How to Keep the Reptilian Brain from Ruining Your Relationship

By Jessica Glynn, LMSW


First, let’s understand what the reptilian brain actually is and why it causes us to think the worst of our partner at times. The reptilian brain includes your brainstem and cerebellum, which controls primitive and vital bodily functions like heartbeat, breathing, and body temperature. Although it acts along with limbic brain and the neocortex with many influences and interconnections, sometimes the reptilian brain feels like it is acting alone when we experience rigid and compulsive behaviors such as arguing with our partner.

This part of the brain is meant to measure physical threat, but sometimes a response is triggered when there has been a threat to our ego. Because it is such a primitive part of our brain, once it is triggered in a fight with our partner, it is very hard to listen to logic and reason because our partner has now become a threat. It is important to understand this because it can lead to patterns of hurtful arguments that can cause irreparable damage to the relationship. During this time, the defense and threat response is so triggered and heightened that it is impossible to come to a rational conclusion to the argument. Disengagement is best during this time, but walking away from a partner can be tricky as they may get more upset or agitated because feelings of abandonment may come up. It is important to revisit these arguments and learn how to disengage effectively so that the next time you will be able to calm the reptilian brain more quickly. Here are a few steps to take when a heated argument arises:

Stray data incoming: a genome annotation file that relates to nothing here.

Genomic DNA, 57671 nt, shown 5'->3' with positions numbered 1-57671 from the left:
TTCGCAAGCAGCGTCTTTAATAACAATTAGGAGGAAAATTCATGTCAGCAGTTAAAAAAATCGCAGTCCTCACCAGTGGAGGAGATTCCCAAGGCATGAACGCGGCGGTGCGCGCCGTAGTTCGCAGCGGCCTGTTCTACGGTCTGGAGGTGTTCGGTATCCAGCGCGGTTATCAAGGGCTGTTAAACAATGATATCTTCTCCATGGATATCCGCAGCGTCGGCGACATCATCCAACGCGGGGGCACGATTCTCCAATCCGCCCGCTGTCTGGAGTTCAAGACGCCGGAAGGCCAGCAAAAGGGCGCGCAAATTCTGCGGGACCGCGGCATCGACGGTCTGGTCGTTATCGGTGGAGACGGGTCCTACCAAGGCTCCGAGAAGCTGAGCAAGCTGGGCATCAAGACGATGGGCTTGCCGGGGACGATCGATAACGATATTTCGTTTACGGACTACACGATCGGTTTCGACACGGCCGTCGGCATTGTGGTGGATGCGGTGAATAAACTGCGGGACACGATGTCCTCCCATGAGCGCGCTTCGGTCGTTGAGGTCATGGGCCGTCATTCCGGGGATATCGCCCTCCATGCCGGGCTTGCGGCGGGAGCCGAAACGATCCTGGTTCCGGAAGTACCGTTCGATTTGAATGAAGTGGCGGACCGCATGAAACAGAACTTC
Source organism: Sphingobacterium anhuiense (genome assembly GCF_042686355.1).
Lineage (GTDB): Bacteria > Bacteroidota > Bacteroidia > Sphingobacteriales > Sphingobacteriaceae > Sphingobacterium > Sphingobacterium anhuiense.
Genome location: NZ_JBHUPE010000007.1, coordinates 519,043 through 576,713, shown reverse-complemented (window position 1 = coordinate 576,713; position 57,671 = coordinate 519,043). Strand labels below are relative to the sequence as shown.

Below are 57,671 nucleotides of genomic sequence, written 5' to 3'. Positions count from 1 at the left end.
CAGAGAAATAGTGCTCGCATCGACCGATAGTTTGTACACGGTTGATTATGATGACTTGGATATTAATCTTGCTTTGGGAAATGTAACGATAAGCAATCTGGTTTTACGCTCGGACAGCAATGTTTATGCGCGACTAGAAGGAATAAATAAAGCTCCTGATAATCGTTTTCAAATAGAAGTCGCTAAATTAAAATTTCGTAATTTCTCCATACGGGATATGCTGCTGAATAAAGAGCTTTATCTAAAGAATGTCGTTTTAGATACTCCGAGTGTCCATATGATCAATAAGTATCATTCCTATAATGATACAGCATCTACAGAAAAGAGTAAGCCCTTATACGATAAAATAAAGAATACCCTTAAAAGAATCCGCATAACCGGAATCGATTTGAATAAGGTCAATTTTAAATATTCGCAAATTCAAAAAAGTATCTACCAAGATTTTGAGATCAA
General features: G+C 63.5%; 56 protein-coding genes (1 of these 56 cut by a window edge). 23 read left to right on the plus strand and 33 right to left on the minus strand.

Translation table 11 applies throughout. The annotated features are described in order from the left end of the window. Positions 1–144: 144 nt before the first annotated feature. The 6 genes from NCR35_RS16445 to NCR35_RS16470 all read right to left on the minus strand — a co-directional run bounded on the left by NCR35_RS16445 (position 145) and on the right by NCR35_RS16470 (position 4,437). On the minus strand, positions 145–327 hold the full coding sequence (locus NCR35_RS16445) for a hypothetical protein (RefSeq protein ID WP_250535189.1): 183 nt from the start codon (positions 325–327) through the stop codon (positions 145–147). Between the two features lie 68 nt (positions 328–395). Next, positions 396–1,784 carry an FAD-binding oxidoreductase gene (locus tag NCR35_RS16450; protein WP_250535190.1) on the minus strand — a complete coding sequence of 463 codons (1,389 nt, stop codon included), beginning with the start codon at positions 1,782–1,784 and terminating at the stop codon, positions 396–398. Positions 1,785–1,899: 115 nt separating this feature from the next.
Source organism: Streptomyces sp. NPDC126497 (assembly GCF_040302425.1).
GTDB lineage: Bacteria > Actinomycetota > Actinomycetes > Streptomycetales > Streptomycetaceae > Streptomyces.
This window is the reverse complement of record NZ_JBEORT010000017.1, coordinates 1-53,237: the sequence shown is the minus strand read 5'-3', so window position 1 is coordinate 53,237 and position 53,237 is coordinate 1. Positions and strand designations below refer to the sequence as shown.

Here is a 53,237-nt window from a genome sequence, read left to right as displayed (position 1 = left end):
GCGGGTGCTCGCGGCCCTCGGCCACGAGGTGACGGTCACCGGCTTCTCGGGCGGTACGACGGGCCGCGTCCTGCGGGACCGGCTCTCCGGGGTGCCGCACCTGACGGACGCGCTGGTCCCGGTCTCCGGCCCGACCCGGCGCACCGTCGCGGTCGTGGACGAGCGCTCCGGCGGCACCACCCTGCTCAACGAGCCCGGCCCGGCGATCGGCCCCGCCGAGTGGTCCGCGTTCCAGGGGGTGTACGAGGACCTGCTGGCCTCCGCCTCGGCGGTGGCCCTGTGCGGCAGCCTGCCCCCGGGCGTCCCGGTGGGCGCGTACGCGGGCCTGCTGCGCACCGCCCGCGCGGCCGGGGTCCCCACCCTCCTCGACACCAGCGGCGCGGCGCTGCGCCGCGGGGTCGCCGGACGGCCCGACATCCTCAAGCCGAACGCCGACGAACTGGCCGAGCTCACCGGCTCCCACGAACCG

• Begin to disengage from the argument by letting your partner’s reptilian brain know that you are stepping away, not because you don’t care, but because you do care and know it will be best to discuss the heated topic at a time when you can really hear each other.

  • Take a walk or go into another room. You may feel you are leaving things unresolved, but remind yourself that taking space will allow you to have a productive discussion later on rather than a heated argument in the moment.

  • Revisit the behavior. In addition to problem solving the argument, remember to come up with a plan for effective disengagement in the future. This is where many therapists suggest a “safe word” so that your partner will know what’s happening and the need for disengagement.

  • Use the “safe word” during the next heated argument.

Jessica Glynn is a therapist at Cobb Psychotherapy. If you would to learn more about psychotherapy and how it can support you in reaching your goals, contact Cobb Psychotherapy.